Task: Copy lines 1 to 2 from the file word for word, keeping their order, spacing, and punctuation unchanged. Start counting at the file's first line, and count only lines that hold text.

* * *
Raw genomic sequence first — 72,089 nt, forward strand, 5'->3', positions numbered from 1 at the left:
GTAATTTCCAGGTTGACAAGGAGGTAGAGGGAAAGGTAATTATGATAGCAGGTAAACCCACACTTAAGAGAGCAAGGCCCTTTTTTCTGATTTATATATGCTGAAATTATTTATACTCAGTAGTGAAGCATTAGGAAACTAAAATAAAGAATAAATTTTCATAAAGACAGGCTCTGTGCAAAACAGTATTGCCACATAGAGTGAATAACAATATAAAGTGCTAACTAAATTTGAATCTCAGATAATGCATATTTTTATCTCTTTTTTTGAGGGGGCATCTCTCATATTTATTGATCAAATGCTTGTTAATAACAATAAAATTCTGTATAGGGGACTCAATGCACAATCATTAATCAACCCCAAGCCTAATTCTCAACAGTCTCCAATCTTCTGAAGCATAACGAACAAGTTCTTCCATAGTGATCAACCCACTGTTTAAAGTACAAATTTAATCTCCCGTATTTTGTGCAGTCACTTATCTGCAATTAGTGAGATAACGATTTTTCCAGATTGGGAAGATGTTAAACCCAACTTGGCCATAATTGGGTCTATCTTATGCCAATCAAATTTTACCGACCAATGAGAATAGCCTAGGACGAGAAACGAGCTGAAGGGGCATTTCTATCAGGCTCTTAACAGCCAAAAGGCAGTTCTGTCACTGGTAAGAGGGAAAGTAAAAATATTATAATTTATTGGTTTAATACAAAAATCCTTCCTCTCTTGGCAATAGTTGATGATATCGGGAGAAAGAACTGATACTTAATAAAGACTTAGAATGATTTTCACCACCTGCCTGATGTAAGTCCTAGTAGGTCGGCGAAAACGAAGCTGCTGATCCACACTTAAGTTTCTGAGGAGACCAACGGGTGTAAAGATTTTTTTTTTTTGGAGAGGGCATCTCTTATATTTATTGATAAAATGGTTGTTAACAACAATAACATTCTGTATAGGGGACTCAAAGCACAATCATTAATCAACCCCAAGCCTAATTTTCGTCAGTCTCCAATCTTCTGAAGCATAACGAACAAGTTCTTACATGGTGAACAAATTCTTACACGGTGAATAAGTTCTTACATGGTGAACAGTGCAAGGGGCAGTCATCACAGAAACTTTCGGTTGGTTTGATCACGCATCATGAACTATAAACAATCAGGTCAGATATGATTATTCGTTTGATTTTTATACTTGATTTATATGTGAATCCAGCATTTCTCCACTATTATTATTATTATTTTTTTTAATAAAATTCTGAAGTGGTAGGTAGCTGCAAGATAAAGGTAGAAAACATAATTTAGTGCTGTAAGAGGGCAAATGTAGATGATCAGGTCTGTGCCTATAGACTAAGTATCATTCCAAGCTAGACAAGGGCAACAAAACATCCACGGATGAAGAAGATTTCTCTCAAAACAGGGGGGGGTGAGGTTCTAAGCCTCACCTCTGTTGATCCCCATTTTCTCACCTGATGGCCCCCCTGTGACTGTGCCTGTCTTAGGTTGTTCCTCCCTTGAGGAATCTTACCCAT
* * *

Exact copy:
Raw genomic sequence first — 72,089 nt, forward strand, 5'->3', positions numbered from 1 at the left:
GTAATTTCCAGGTTGACAAGGAGGTAGAGGGAAAGGTAATTATGATAGCAGGTAAACCCACACTTAAGAGAGCAAGGCCCTTTTTTCTGATTTATATATGCTGAAATTATTTATACTCAGTAGTGAAGCATTAGGAAACTAAAATAAAGAATAAATTTTCATAAAGACAGGCTCTGTGCAAAACAGTATTGCCACATAGAGTGAATAACAATATAAAGTGCTAACTAAATTTGAATCTCAGATAATGCATATTTTTATCTCTTTTTTTGAGGGGGCATCTCTCATATTTATTGATCAAATGCTTGTTAATAACAATAAAATTCTGTATAGGGGACTCAATGCACAATCATTAATCAACCCCAAGCCTAATTCTCAACAGTCTCCAATCTTCTGAAGCATAACGAACAAGTTCTTCCATAGTGATCAACCCACTGTTTAAAGTACAAATTTAATCTCCCGTATTTTGTGCAGTCACTTATCTGCAATTAGTGAGATAACGATTTTTCCAGATTGGGAAGATGTTAAACCCAACTTGGCCATAATTGGGTCTATCTTATGCCAATCAAATTTTACCGACCAATGAGAATAGCCTAGGACGAGAAACGAGCTGAAGGGGCATTTCTATCAGGCTCTTAACAGCCAAAAGGCAGTTCTGTCACTGGTAAGAGGGAAAGTAAAAATATTATAATTTATTGGTTTAATACAAAAATCCTTCCTCTCTTGGCAATAGTTGATGATATCGGGAGAAAGAACTGATACTTAATAAAGACTTAGAATGATTTTCACCACCTGCCTGATGTAAGTCCTAGTAGGTCGGCGAAAACGAAGCTGCTGATCCACACTTAAGTTTCTGAGGAGACCAACGGGTGTAAAGATTTTTTTTTTTTGGAGAGGGCATCTCTTATATTTATTGATAAAATGGTTGTTAACAACAATAACATTCTGTATAGGGGACTCAAAGCACAATCATTAATCAACCCCAAGCCTAATTTTCGTCAGTCTCCAATCTTCTGAAGCATAACGAACAAGTTCTTACATGGTGAACAAATTCTTACACGGTGAATAAGTTCTTACATGGTGAACAGTGCAAGGGGCAGTCATCACAGAAACTTTCGGTTGGTTTGATCACGCATCATGAACTATAAACAATCAGGTCAGATATGATTATTCGTTTGATTTTTATACTTGATTTATATGTGAATCCAGCATTTCTCCACTATTATTATTATTATTTTTTTTAATAAAATTCTGAAGTGGTAGGTAGCTGCAAGATAAAGGTAGAAAACATAATTTAGTGCTGTAAGAGGGCAAATGTAGATGATCAGGTCTGTGCCTATAGACTAAGTATCATTCCAAGCTAGACAAGGGCAACAAAACATCCACGGATGAAGAAGATTTCTCTCAAAACAGGGGGGGGTGAGGTTCTAAGCCTCACCTCTGTTGATCCCCATTTTCTCACCTGATGGCCCCCCTGTGACTGTGCCTGTCTTAGGTTGTTCCTCCCTTGAGGAATCTTACCCAT